"I'm not embarrassed of who they are. They are the artists that they are. People assume things, people are allowed to think whatever they want to think. I was always going to be honest, I was never going to lie about who my parents were because it's so separate.

"They come to my shows as my parents, not as anything else."

Because of this, she has yet to glean any nuggets of wisdom from them on the industry - she's done the job on her own, a job in which she feels she was born to do regardless of family history.

"There was never anything else," she replies when asked what she'd be doing if it wasn't music. "I'm always asked that but ... Yeah. I can't think of anything else."

However, she does have advice for other young women looking to pursue a career in music, having had some "questionable experiences" which she would not go into, at her discretion.

"Know your vision," she says. "Before you talk to any management or big corporation ... It is what you make it. People will try to get you to sign things and do things and be made to do things or look a certain way. Don't get swept up in it."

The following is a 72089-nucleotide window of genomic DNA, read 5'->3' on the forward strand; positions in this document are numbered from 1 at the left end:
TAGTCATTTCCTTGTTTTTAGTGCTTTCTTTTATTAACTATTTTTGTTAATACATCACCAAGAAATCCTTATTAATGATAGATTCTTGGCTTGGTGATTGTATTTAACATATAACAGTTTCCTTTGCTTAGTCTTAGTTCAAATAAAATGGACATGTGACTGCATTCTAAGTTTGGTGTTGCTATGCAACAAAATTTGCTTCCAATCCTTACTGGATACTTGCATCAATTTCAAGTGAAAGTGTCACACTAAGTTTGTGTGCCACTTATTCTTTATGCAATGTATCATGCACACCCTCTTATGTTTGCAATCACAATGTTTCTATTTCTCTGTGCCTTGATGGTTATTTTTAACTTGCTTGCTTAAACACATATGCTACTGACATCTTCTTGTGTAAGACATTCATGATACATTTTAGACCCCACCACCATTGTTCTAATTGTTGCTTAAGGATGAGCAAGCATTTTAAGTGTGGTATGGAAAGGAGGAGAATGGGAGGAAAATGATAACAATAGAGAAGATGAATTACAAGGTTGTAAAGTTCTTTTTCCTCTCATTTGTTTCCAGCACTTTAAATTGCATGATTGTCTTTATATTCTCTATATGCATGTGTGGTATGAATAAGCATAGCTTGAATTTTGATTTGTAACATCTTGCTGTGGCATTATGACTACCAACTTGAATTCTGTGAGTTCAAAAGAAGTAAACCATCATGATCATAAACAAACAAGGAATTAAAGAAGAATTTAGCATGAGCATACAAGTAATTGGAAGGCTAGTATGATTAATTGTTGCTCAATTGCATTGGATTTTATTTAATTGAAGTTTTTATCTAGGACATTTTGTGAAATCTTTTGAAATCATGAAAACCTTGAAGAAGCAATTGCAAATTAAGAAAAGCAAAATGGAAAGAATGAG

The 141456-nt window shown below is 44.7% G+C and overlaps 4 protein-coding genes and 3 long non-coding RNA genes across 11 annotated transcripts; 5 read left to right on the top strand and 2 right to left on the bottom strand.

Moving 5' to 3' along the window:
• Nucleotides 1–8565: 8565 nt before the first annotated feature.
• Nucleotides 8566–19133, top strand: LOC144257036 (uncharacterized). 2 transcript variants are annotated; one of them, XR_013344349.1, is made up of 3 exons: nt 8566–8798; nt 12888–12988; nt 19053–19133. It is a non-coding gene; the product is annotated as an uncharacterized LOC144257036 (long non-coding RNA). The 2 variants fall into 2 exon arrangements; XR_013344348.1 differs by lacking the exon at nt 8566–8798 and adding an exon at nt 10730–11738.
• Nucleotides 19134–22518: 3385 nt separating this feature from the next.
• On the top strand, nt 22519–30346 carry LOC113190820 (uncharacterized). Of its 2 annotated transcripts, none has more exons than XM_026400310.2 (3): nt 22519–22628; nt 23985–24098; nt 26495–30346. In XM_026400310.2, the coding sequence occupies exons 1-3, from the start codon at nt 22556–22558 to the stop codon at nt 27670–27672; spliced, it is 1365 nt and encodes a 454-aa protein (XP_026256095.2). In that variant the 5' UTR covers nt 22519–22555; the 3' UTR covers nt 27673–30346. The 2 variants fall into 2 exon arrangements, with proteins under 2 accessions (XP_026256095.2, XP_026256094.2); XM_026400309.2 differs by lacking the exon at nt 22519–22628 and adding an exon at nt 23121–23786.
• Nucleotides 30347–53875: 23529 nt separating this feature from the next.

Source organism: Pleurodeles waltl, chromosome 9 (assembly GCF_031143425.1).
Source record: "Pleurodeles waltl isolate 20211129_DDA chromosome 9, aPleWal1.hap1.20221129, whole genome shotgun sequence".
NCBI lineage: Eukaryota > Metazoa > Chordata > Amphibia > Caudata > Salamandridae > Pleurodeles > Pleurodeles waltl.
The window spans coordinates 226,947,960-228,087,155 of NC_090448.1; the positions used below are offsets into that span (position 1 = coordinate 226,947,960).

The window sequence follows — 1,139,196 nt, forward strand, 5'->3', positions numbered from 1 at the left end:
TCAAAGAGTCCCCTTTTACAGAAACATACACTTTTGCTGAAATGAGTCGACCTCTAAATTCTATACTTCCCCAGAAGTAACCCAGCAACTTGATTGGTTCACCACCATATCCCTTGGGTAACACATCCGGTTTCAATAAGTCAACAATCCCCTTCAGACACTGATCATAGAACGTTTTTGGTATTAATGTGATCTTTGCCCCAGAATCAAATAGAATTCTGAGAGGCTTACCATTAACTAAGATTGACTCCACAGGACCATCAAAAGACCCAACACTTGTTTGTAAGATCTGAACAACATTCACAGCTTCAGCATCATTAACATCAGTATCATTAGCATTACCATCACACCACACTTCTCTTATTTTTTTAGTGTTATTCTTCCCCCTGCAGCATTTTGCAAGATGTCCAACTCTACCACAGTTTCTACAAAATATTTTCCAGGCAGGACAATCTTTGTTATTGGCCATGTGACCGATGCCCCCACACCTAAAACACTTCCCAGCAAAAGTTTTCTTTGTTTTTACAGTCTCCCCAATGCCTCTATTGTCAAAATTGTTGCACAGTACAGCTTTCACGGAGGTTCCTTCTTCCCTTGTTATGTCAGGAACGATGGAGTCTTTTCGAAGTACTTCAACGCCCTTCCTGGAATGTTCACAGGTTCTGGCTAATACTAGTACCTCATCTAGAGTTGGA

Self-assured as ever both on wax and in person, you'd get the impression she's immune to romance and grand gestures. She scoffs at that suggestion.

"I love love. I fall in love all the time - it's really annoying!" she laughs. "But it's just ... If it's not magic as fuck, why bother?

"I think my sky standard's are just sky high because my parents have such an epic love story, they're together for almost 30 years ... That's what I want."

Moral of the story - don't come for Mabel unless you plan on pulling a rabbit out of a hat.

Mabel plays The Academy Green Room on 21 April and plays Longitude Festival 13 July - 15 July.